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WebQuests: Creating Engaging, Student-Centered, Constructivist Learning Activities

RUSSELL, CYNTHIA K. PhD, RN; BURCHUM, JACQUELINE R. RN, DNSc; LIKES, WENDY M. RN, DNSc; JACOB, SUSAN RN, PhD; GRAFF, J. CAROLYN RN, PhD; DRISCOLL, CAROLYN RN, PhD; BRITT, TERESA RN, MSN; ADYMY, CINDY RN, MSN; COWAN, PATRICIA RN, PhD

CIN: Computers, Informatics, Nursing: March/April 2008 - Volume 26 - Issue 2 - pp 78-87
doi: 10.1097/01.NCN.0000304774.63402.b8
Feature Article

Students entering health professions educational programs today have grown up and grown older in an unparalleled age of computers and connectivity. Yet most of these students face challenges in applying their information technology and information literacy abilities because most of them have never received formal training, have only a limited understanding of the tools they use, and underuse those tools. WebQuests are a unique method for enhancing students' information technology and information literacy competencies. As inquiry-oriented, engaging, and student-centered activities, WebQuests promote high-level thinking and problem-solving skills. Although WebQuests are used extensively in primary and secondary educational institutions, they have received limited attention in higher education settings. The authors describe the history of WebQuests and, using examples from a series of WebQuests used in an undergraduate informatics for healthcare course, offer specific guidelines for developing relevant WebQuests for nursing education.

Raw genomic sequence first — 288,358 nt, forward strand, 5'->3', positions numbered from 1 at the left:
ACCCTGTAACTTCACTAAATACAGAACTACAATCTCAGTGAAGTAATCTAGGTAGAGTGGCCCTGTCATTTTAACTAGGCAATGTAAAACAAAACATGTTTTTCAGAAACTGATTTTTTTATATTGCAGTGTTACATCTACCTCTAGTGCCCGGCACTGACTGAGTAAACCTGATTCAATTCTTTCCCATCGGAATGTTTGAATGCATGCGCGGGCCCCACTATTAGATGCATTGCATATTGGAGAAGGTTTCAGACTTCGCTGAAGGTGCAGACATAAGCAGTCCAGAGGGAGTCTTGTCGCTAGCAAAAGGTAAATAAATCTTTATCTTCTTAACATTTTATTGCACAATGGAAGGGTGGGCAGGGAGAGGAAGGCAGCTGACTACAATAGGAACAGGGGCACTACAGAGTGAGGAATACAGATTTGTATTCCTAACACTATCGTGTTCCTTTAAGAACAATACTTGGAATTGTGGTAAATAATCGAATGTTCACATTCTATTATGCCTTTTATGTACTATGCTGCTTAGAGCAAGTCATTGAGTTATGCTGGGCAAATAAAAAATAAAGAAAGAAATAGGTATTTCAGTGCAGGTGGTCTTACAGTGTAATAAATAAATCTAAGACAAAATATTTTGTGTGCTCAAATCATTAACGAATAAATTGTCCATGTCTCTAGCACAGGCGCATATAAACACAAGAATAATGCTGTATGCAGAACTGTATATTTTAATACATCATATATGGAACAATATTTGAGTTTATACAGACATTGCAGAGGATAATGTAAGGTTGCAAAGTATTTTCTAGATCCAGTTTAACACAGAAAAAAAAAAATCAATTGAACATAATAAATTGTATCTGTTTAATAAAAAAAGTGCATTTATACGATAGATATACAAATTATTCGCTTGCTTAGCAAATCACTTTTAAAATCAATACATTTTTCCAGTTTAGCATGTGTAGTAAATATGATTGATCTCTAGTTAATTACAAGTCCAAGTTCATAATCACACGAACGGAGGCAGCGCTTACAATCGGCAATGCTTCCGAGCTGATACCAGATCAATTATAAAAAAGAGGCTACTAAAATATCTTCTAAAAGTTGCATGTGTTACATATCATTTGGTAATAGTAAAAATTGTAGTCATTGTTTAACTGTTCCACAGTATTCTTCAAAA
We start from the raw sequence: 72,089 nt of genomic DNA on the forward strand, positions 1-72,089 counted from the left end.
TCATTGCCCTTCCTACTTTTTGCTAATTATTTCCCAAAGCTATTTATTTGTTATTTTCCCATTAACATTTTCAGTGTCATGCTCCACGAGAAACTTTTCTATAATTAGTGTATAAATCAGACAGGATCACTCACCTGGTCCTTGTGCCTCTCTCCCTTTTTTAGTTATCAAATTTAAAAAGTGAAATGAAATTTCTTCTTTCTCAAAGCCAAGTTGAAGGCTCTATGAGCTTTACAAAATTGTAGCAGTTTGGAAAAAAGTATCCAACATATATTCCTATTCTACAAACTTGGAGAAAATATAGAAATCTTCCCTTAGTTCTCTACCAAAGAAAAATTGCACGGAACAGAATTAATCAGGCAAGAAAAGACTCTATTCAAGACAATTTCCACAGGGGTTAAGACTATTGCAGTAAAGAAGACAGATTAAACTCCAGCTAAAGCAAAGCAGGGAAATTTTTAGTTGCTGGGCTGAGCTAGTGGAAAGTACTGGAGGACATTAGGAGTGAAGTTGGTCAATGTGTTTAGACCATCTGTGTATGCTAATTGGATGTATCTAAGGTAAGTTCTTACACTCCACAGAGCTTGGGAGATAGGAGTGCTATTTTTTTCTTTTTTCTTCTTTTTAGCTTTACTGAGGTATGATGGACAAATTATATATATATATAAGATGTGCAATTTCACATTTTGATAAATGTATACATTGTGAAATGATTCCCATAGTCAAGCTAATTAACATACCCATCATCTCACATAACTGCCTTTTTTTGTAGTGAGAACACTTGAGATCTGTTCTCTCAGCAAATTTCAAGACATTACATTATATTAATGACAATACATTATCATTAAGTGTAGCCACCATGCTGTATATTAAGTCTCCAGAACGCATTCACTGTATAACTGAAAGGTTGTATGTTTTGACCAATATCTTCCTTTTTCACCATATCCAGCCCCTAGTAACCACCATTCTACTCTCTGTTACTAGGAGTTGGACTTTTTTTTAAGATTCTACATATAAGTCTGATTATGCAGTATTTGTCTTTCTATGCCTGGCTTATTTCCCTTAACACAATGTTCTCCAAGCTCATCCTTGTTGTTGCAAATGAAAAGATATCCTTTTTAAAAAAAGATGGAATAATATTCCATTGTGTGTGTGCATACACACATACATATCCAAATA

Author Affiliations: The University of Tennessee Health Science Center, College of Nursing, Memphis.

Previous Presentations: Papers about the WebQuest initiative have been presented at the following conferences: TCC 2006 Worldwide Online Conference; April 19, 2006; Online; and the 100th Anniversary Conference of the Tennessee Nurses Association; October 18, 2005; Memphis, Tennessee.

Corresponding author: Cynthia K. Russell, PhD, RN, The University of Tennessee Health Science Center, College of Nursing, 877 Madison Avenue, Room 629, Memphis, TN 38163 (crussell@utmem.edu).

The authors declare no conflict of interest.

© 2008 Lippincott Williams & Wilkins, Inc.